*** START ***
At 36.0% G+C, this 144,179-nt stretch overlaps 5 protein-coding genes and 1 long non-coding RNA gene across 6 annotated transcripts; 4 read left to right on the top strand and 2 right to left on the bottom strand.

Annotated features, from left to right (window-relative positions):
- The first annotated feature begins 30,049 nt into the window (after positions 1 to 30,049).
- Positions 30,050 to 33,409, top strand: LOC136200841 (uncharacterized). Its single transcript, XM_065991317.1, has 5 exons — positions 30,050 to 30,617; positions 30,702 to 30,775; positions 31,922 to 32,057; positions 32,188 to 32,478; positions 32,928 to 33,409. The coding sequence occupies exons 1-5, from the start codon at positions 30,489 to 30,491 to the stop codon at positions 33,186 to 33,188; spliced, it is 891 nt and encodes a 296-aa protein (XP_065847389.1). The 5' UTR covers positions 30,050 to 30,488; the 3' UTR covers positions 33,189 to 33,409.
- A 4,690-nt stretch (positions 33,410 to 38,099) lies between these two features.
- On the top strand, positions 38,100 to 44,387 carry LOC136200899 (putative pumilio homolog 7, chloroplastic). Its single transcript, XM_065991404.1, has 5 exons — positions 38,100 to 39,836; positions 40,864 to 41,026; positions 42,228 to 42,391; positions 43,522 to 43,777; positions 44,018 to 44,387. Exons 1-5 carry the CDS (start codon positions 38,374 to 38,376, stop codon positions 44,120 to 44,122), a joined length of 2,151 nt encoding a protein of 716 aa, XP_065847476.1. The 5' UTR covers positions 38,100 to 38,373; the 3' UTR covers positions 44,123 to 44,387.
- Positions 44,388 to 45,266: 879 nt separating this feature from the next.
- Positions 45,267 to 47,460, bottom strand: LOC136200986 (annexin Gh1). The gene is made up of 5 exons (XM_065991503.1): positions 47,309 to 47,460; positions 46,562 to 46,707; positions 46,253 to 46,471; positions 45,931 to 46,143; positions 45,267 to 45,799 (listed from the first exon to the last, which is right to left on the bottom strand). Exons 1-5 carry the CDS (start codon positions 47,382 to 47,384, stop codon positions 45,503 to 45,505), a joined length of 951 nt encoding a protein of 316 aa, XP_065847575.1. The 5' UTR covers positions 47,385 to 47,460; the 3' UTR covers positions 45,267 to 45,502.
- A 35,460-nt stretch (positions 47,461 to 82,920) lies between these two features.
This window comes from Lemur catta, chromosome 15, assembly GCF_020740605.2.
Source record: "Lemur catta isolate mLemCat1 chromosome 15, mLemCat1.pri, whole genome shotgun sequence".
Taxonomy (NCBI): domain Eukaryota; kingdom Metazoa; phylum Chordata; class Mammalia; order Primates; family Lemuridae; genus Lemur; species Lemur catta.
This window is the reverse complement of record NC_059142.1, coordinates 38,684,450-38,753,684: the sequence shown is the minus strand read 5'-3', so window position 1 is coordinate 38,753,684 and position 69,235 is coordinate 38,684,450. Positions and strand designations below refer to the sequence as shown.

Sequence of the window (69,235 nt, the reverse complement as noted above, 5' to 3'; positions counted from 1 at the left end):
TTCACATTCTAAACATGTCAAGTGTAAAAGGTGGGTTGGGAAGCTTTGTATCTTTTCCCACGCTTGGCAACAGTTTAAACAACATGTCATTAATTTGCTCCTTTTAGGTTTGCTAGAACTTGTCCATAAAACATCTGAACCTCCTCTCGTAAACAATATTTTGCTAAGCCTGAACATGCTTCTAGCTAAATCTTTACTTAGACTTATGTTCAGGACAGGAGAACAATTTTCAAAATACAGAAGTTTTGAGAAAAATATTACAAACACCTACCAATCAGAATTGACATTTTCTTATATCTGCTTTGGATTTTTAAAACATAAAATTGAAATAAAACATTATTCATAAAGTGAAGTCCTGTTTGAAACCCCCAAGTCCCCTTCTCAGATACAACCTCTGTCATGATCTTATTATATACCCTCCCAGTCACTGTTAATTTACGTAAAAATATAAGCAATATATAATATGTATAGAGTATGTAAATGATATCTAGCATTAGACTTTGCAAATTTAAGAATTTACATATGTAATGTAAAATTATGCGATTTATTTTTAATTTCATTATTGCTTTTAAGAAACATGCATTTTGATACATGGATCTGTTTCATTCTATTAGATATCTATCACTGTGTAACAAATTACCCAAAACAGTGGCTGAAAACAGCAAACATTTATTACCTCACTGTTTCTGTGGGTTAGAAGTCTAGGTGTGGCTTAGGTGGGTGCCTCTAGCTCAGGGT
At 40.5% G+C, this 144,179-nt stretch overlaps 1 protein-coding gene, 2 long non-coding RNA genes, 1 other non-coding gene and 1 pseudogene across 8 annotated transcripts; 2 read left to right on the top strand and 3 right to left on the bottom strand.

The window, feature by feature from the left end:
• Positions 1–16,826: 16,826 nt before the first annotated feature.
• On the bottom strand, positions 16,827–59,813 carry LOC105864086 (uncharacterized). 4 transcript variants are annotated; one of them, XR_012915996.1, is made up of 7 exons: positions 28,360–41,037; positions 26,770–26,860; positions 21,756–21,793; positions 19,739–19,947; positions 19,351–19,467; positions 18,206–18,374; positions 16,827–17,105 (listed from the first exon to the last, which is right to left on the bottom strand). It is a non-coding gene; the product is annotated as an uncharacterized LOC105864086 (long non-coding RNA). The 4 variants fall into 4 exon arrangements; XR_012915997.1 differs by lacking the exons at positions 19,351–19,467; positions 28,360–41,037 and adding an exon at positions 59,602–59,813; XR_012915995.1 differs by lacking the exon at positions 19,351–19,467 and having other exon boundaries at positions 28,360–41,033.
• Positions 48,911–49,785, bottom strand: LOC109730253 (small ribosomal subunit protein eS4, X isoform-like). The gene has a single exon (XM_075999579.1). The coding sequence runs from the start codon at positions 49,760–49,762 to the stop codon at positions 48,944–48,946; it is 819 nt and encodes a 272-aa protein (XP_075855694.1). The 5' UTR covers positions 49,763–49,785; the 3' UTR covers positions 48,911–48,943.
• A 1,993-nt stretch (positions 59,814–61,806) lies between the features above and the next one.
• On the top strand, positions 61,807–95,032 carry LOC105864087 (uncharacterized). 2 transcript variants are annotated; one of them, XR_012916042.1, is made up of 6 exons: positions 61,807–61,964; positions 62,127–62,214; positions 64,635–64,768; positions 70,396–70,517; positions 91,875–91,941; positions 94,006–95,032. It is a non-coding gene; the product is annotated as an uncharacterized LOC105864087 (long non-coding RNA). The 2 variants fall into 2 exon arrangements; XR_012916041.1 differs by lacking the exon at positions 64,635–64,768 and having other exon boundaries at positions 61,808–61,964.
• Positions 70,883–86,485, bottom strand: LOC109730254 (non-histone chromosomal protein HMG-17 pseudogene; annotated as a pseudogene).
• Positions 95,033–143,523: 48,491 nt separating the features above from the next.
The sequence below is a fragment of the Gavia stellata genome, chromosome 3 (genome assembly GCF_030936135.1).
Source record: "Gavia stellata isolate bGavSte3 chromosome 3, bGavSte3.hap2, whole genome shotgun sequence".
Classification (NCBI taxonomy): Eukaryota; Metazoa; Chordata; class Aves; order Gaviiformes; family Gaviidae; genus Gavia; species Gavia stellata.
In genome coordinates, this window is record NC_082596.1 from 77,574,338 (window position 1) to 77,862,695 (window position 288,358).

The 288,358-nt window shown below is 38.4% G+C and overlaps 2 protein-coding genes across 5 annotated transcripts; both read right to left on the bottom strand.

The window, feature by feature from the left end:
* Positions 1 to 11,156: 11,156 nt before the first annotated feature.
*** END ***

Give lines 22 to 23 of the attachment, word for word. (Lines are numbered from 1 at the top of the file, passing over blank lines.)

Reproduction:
• On the top strand, positions 61,807–95,032 carry LOC105864087 (uncharacterized). 2 transcript variants are annotated; one of them, XR_012916042.1, is made up of 6 exons: positions 61,807–61,964; positions 62,127–62,214; positions 64,635–64,768; positions 70,396–70,517; positions 91,875–91,941; positions 94,006–95,032. It is a non-coding gene; the product is annotated as an uncharacterized LOC105864087 (long non-coding RNA). The 2 variants fall into 2 exon arrangements; XR_012916041.1 differs by lacking the exon at positions 64,635–64,768 and having other exon boundaries at positions 61,808–61,964.
• Positions 70,883–86,485, bottom strand: LOC109730254 (non-histone chromosomal protein HMG-17 pseudogene; annotated as a pseudogene).